New quarterly data ranks iPhone high in China & US despite challenging conditions

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in iPhone
iPhone loyalty is at its strongest point in the U.S. since 2012, and despite numerous obstacles in China, Apple has managed to reclaim a position as the bestselling smartphone brand in that region, according to a new December-quarter research report from Kantar Worldpanel ComTech.




The company now has 27.1 percent share of the Chinese smartphone market, and the top three selling models, Kantar said on Wednesday. The iPhone is facing threats from a number of directions, including a troubled local economy and Android phonemakers like Huawei and Xiaomi. During a conference call on Tuesday, Apple CEO Tim Cook admitted that the company is beginning to face a tougher time in Greater China, particularly Hong Kong.

The company's U.S. share reached 39.1 percent during the quarter. Android, however, made progress in both the U.S. and the "big five" European markets (Great Britain, Germany, France, Italy, and Spain), advancing to 59 and 71 percent, respectively.

Apple's customer acqusition from Android also declined year-over-year from 13 percent to 11 percent. Simultaneously, the contribution of first-time smartphone buyers to iPhone sales dropped from 20 percent to 11 percent.

Althouh Apple recorded its most financially successful quarter ever on Tuesday, iPhone sales grew compartively little year-over-year. The company in fact guided to its first-ever iPhone sales decline in the March quarter, though it has tried to assuage fears by pointing out the decline would be relative to unexpectedly high sales from a year ago.

Comments

  • Reply 1 of 13
    tzeshantzeshan Posts: 1,965member
    Apple was too obsessed with margins and ASP to not releasing a 4" model along with 6Ss.  It hurts in sales in return. 
    asdasd
  • Reply 2 of 13
    steviestevie Posts: 956member
    People still love Apple no matter how many nasty things the analyst say.
    cali
  • Reply 3 of 13
    jdgazjdgaz Posts: 356member
    Comparisons to Android are really worthless. Comparisons to individual companies using an Android OS would be much more meaningful, but obviously would not promote the bear case.
    calinolamacguy
  • Reply 4 of 13
    flaneurflaneur Posts: 4,509member
    tzeshan said:
    Apple was too obsessed with margins and ASP to not releasing a 4" model along with 6Ss.  It hurts in sales in return. 
    Why would you ignore engineering and production constraints as factors? Do you think iPhones grow on trees?
    nolamacguy
  • Reply 5 of 13
    bobschlobbobschlob Posts: 1,074member
    Yeah, not real pretty (though China very optimistic). Here's the chart.


    cnocbui
  • Reply 6 of 13
    There is only so much premium market. There is only so much mid market that will stretch to premium. It is fairly simple. Apple now must find a way to maintain what it has work for. If they can release a 4" model it will be more of a premium model but will open a bit more of the market as it will reach a slightly lower price point than it is currently in. Apple will need to find other markets to disrupt if it wants to continue heavy growth. Enterprise, government and school segments could boost existing products if done right. I just don't see Apple releasing a "cheap" iPhone in the name of growth...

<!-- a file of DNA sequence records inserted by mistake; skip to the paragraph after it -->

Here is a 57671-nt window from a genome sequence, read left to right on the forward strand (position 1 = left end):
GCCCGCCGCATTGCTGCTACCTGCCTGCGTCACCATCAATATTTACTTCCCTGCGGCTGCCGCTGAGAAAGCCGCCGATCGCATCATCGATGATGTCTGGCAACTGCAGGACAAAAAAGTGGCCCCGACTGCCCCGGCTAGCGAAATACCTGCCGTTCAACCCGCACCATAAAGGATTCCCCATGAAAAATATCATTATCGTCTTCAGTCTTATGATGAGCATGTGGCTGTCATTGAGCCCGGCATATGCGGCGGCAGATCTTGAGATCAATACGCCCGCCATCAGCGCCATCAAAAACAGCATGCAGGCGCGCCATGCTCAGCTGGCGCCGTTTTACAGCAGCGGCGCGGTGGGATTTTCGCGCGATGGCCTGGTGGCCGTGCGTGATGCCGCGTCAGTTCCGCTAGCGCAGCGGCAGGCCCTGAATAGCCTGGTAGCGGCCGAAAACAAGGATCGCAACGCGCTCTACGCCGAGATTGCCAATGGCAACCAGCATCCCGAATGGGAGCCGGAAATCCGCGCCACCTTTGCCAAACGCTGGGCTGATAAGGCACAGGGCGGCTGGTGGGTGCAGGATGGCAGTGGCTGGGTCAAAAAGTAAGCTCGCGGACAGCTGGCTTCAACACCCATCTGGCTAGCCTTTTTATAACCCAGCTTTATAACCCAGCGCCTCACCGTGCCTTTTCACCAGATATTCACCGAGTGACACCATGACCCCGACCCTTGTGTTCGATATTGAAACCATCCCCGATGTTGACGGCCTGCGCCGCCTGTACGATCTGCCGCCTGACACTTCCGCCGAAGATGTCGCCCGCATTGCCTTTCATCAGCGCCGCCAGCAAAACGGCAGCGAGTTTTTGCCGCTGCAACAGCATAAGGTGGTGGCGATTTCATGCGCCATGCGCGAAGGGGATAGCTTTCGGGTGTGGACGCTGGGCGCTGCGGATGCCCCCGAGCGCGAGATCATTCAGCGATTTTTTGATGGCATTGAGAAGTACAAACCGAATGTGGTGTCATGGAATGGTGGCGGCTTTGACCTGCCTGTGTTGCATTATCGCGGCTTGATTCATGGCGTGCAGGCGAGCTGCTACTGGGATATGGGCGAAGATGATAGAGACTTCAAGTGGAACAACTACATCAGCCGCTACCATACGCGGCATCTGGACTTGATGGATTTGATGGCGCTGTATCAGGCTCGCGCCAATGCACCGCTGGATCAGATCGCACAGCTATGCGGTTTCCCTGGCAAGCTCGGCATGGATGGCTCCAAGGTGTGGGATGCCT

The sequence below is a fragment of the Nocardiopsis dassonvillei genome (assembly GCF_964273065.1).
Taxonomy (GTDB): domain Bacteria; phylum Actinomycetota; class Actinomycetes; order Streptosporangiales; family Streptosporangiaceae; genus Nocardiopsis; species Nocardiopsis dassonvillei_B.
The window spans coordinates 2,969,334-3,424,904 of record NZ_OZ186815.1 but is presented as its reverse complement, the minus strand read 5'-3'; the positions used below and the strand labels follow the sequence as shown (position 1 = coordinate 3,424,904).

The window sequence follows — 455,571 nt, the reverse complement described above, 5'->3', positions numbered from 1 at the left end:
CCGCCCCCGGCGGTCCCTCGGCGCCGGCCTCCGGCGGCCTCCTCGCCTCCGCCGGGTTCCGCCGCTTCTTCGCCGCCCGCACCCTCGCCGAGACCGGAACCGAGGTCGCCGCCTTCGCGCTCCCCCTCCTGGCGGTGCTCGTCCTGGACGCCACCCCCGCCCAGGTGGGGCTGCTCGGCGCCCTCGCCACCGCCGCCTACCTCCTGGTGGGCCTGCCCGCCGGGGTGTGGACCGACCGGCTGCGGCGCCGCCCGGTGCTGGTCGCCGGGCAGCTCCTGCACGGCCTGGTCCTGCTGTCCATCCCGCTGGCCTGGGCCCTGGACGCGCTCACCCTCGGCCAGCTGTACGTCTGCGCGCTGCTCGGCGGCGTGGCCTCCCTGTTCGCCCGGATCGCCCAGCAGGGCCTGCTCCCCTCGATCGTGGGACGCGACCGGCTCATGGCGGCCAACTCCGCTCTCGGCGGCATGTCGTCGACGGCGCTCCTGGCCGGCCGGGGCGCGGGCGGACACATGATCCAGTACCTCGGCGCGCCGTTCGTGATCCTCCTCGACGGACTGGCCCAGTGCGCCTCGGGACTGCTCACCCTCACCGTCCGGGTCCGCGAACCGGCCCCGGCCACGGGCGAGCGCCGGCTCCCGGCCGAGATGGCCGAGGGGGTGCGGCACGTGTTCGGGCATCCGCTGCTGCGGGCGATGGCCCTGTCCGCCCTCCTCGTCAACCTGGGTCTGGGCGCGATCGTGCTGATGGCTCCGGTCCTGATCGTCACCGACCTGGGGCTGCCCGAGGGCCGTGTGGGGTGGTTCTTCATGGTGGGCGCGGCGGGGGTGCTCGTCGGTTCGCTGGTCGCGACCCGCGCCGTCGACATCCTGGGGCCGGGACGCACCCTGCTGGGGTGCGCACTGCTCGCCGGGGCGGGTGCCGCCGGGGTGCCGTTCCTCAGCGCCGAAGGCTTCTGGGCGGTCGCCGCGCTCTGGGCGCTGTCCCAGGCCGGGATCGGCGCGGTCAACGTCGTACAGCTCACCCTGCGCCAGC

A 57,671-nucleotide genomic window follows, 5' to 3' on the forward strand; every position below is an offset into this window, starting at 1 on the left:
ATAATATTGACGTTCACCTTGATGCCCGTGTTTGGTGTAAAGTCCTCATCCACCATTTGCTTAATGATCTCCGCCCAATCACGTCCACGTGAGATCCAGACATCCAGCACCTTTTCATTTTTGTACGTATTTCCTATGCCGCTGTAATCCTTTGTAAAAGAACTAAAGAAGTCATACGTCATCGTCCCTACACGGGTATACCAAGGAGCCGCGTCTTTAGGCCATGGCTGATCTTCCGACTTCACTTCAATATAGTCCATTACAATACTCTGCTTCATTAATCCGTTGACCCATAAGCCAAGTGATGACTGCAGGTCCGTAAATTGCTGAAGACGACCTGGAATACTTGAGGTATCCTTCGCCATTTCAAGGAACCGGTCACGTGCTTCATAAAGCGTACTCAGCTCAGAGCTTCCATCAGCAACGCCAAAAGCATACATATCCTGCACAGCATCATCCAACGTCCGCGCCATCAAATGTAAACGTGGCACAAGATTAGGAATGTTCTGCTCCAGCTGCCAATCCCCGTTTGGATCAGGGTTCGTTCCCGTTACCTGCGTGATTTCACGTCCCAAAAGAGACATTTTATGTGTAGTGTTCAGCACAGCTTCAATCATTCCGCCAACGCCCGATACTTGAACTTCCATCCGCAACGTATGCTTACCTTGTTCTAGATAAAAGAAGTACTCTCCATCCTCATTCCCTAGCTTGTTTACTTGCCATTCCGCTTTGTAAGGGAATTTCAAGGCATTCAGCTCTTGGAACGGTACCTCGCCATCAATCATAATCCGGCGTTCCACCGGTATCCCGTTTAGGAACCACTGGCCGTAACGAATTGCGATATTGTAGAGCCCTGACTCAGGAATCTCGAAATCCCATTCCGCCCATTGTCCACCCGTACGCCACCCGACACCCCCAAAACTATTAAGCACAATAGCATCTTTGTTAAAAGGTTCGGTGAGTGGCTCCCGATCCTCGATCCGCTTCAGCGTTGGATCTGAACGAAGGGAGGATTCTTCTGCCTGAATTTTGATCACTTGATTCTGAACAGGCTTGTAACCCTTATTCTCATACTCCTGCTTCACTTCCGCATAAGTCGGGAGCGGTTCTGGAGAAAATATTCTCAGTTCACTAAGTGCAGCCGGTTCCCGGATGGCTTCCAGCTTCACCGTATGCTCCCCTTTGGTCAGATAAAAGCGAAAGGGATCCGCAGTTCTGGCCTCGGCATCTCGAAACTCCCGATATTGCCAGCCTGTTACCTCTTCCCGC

gilly017
  • Reply 7 of 13
    There is only so much premium market. There is only so much mid market that will stretch to premium. It is fairly simple. Apple now must find a way to maintain what it has work for. If they can release a 4" model it will be more of a premium model but will open a bit more of the market as it will reach a slightly lower price point than it is currently in. Apple will need to find other markets to disrupt if it wants to continue heavy growth. Enterprise, government and school segments could boost existing products if done right. I just don't see Apple releasing a "cheap" iPhone in the name of growth...
    Yep, you nailed it. This is a challenge not only for iPhone but for iPad as well.  There are a lot of "good enough" smart phones available now especially for the ultra price conscious consumers.

    And not sure how to read Cook/Maestri's newish narrative regarding services and 1B installed base. Almost sounds like there is a little less obsession going into ASP and maybe a shift into halo/expansion of services & profits.

    I wouldn't be surprised if Apple dives a bit into lower cost tier products...as long as there is a strategy to increase revenue via services.

    Apple ecosystem is still incredibly strong. Something that almost all analysts/pundits miss.
    caligilly017
  • Reply 8 of 13
    calicali Posts: 3,495member
    tzeshan said:
    Apple was too obsessed with margins and ASP to not releasing a 4" model along with 6Ss.  It hurts in sales in return. 
    Crap idea.

    If Apple releases a "C" model mid-cycle this would disrupt the whole industry. I've been saying it for a while now. It would give competitors a lot less breathing room while offering a lower cost model. This would keep the media, fans and competitors on their toes close to year round.
    gilly017
  • Reply 9 of 13
    cnocbuicnocbui Posts: 3,613member
    There is only so much premium market. There is only so much mid market that will stretch to premium. It is fairly simple. Apple now must find a way to maintain what it has work for. If they can release a 4" model it will be more of a premium model but will open a bit more of the market as it will reach a slightly lower price point than it is currently in. Apple will need to find other markets to disrupt if it wants to continue heavy growth. Enterprise, government and school segments could boost existing products if done right. I just don't see Apple releasing a "cheap" iPhone in the name of growth...